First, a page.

What is the most important force management challenge facing a new administration in 2009, and what should they do about it?

Essay by Dictator1914A+, October 2009

download word file, 4 pages 5.0

The purpose of this paper is to define the most important force management challenge the new administration will face after entering office in 2009 and explain what they should do about it. Prior to September 11, 2001, no one would have predicted that seven years later, the United States Army would be engaged in two low-intensity, protracted wars fighting insurgents in the cities of Iraq and terrorists in the mountains of Afghanistan at the same time. During the Cold War era of the 70s, 80s, and early 90s, all of the United States' strategy objectives focus on stopping the Red Army as it rolled across the plains of Eastern Europe. Military leaders recognized that the way the Army would fight in the future had changed from large conventional conflicts against other nations to small unconventional warfare against rogue states and sponsors of terrorist groups. As a result, military planners have developed new doctrine that required the Army to be prepared to wage a full range of military operations along a broad spectrum of armed conflicts.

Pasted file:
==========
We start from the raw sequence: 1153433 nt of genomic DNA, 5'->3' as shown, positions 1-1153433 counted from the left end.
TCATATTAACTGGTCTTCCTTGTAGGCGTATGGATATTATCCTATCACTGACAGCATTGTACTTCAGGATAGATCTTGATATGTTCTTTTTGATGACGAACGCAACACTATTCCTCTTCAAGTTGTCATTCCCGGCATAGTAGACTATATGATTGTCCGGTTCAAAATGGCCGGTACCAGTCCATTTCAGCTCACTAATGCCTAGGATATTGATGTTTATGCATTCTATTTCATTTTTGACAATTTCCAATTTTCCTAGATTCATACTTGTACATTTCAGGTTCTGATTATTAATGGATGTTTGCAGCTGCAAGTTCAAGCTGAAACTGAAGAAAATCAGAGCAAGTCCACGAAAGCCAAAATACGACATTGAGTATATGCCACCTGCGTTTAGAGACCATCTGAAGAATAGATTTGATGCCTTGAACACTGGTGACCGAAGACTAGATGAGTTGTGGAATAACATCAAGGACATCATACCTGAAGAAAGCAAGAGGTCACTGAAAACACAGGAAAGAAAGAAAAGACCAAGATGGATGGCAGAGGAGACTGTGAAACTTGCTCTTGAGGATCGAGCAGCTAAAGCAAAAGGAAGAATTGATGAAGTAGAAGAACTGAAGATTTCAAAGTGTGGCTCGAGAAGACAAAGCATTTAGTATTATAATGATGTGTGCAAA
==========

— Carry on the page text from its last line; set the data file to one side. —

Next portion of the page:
These fundamental changes in doctrine represented a shift in the way Army forces are managed. The two most important force management challenge to the new administration will face is personnel and equipment. In order to over come these force management challenges, all the new administration has to do is to provide the funding and oversight for the programs already in place to fix the problems.

The Global War on Terrorism has place great pressure on the military to maintain the overall number of forces needed to maintain the current optempo. With almost 507,000 Soldiers on active duty today, about one half of them (243,000), are deployed or forward station and serving in over 76 countries worldwide. Additional, as the requirement for the number of...